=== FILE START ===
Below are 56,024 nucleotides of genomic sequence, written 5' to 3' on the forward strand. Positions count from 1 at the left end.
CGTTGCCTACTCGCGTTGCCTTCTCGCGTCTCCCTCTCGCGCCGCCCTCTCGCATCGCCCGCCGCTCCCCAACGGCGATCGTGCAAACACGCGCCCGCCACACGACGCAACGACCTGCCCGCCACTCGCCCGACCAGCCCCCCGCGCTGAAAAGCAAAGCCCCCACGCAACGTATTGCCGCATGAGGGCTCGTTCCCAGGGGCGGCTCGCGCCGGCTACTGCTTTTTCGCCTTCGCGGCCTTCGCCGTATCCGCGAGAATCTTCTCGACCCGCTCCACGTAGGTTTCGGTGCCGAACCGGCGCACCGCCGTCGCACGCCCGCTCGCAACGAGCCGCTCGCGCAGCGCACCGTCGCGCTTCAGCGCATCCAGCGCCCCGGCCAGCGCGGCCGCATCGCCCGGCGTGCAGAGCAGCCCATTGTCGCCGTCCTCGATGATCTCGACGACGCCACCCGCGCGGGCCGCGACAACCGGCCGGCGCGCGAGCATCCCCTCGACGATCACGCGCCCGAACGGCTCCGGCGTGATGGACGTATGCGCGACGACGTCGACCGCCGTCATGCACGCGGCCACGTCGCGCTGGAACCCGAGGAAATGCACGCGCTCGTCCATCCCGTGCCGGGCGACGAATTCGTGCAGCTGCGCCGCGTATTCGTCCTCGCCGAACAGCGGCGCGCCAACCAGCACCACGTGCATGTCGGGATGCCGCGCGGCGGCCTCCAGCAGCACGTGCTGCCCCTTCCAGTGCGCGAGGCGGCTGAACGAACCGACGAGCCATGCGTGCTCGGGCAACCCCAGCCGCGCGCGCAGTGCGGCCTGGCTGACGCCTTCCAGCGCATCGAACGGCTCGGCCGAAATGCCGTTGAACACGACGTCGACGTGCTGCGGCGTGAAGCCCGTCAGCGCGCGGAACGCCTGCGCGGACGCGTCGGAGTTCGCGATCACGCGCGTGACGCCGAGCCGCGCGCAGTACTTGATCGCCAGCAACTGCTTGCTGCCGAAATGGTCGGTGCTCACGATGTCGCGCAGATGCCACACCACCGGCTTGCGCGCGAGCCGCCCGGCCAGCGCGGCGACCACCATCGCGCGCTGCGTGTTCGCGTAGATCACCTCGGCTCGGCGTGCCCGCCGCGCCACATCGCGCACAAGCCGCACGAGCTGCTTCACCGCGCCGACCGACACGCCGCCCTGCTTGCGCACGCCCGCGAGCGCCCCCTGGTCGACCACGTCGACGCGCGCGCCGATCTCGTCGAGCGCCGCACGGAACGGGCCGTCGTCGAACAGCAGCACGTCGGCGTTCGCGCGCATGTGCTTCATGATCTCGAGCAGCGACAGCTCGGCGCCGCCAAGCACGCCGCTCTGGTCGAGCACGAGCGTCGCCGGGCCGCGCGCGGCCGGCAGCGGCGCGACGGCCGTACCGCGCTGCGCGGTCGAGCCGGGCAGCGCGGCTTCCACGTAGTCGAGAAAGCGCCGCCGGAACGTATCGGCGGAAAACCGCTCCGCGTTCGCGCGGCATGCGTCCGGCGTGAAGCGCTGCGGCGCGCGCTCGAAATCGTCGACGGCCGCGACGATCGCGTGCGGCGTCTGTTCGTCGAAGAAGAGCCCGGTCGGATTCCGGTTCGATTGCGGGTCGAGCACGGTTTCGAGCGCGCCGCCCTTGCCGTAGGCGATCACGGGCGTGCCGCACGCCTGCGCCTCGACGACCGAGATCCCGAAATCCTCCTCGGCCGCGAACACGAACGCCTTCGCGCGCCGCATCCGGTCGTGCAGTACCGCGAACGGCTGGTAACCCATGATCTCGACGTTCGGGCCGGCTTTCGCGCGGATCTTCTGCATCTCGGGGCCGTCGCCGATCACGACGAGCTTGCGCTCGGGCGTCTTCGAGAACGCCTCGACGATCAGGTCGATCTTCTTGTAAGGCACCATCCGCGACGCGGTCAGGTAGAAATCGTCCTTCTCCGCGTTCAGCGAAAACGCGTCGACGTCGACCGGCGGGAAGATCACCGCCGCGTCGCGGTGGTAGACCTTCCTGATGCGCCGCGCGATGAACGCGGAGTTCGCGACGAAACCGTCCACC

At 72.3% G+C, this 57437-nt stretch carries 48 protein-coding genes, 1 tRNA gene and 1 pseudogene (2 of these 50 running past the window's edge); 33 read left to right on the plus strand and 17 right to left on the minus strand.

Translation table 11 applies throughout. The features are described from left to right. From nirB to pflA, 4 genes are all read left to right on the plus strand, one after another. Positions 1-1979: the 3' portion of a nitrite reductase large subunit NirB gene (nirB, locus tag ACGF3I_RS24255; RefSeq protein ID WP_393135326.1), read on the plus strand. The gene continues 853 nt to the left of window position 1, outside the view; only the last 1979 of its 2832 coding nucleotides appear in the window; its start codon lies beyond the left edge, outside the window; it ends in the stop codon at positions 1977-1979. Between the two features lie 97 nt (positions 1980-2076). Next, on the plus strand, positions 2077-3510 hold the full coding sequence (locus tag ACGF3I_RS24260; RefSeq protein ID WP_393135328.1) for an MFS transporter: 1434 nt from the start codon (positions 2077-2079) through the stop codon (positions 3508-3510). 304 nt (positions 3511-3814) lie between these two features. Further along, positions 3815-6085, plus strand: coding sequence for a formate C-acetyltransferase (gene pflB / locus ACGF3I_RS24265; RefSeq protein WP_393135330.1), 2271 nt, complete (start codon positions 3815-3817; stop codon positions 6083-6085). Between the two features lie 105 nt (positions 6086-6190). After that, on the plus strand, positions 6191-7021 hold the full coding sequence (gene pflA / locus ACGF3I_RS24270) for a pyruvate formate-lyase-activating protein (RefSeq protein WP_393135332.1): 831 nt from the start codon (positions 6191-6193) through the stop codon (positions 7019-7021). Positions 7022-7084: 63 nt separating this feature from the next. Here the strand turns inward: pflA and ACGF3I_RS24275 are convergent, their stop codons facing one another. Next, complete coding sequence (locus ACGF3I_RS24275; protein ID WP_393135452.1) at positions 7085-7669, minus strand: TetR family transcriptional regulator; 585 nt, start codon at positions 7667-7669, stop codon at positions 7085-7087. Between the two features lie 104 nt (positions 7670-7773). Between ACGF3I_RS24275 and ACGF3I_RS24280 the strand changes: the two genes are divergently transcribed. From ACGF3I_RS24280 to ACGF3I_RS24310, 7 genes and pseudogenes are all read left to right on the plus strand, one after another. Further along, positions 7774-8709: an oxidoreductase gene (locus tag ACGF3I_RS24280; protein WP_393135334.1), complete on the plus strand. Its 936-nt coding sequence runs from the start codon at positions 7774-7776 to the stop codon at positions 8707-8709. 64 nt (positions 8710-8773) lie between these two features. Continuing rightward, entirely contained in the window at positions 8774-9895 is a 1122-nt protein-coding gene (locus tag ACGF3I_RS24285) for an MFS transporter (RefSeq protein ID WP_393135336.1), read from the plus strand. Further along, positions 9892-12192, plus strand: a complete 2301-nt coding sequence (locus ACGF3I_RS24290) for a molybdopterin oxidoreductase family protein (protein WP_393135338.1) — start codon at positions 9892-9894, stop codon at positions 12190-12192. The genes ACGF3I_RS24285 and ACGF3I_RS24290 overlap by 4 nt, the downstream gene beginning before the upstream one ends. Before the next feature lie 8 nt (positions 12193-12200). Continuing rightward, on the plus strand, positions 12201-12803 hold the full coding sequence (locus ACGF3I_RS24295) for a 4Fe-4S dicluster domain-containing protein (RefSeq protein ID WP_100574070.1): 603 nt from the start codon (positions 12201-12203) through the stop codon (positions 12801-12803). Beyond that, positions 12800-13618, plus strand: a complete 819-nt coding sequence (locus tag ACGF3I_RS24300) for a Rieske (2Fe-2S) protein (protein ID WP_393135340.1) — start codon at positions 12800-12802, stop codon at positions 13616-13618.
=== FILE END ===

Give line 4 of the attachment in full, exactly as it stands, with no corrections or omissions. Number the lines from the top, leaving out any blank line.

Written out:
Translation table 11 applies throughout. The features are described from left to right. From nirB to pflA, 4 genes are all read left to right on the plus strand, one after another. Positions 1-1979: the 3' portion of a nitrite reductase large subunit NirB gene (nirB, locus tag ACGF3I_RS24255; RefSeq protein ID WP_393135326.1), read on the plus strand. The gene continues 853 nt to the left of window position 1, outside the view; only the last 1979 of its 2832 coding nucleotides appear in the window; its start codon lies beyond the left edge, outside the window; it ends in the stop codon at positions 1977-1979. Between the two features lie 97 nt (positions 1980-2076). Next, on the plus strand, positions 2077-3510 hold the full coding sequence (locus tag ACGF3I_RS24260; RefSeq protein ID WP_393135328.1) for an MFS transporter: 1434 nt from the start codon (positions 2077-2079) through the stop codon (positions 3508-3510). 304 nt (positions 3511-3814) lie between these two features. Further along, positions 3815-6085, plus strand: coding sequence for a formate C-acetyltransferase (gene pflB / locus ACGF3I_RS24265; RefSeq protein WP_393135330.1), 2271 nt, complete (start codon positions 3815-3817; stop codon positions 6083-6085). Between the two features lie 105 nt (positions 6086-6190). After that, on the plus strand, positions 6191-7021 hold the full coding sequence (gene pflA / locus ACGF3I_RS24270) for a pyruvate formate-lyase-activating protein (RefSeq protein WP_393135332.1): 831 nt from the start codon (positions 6191-6193) through the stop codon (positions 7019-7021). Positions 7022-7084: 63 nt separating this feature from the next. Here the strand turns inward: pflA and ACGF3I_RS24275 are convergent, their stop codons facing one another. Next, complete coding sequence (locus ACGF3I_RS24275; protein ID WP_393135452.1) at positions 7085-7669, minus strand: TetR family transcriptional regulator; 585 nt, start codon at positions 7667-7669, stop codon at positions 7085-7087. Between the two features lie 104 nt (positions 7670-7773). Between ACGF3I_RS24275 and ACGF3I_RS24280 the strand changes: the two genes are divergently transcribed. From ACGF3I_RS24280 to ACGF3I_RS24310, 7 genes and pseudogenes are all read left to right on the plus strand, one after another. Further along, positions 7774-8709: an oxidoreductase gene (locus tag ACGF3I_RS24280; protein WP_393135334.1), complete on the plus strand. Its 936-nt coding sequence runs from the start codon at positions 7774-7776 to the stop codon at positions 8707-8709. 64 nt (positions 8710-8773) lie between these two features. Continuing rightward, entirely contained in the window at positions 8774-9895 is a 1122-nt protein-coding gene (locus tag ACGF3I_RS24285) for an MFS transporter (RefSeq protein ID WP_393135336.1), read from the plus strand. Further along, positions 9892-12192, plus strand: a complete 2301-nt coding sequence (locus ACGF3I_RS24290) for a molybdopterin oxidoreductase family protein (protein WP_393135338.1) — start codon at positions 9892-9894, stop codon at positions 12190-12192. The genes ACGF3I_RS24285 and ACGF3I_RS24290 overlap by 4 nt, the downstream gene beginning before the upstream one ends. Before the next feature lie 8 nt (positions 12193-12200). Continuing rightward, on the plus strand, positions 12201-12803 hold the full coding sequence (locus ACGF3I_RS24295) for a 4Fe-4S dicluster domain-containing protein (RefSeq protein ID WP_100574070.1): 603 nt from the start codon (positions 12201-12203) through the stop codon (positions 12801-12803). Beyond that, positions 12800-13618, plus strand: a complete 819-nt coding sequence (locus tag ACGF3I_RS24300) for a Rieske (2Fe-2S) protein (protein ID WP_393135340.1) — start codon at positions 12800-12802, stop codon at positions 13616-13618.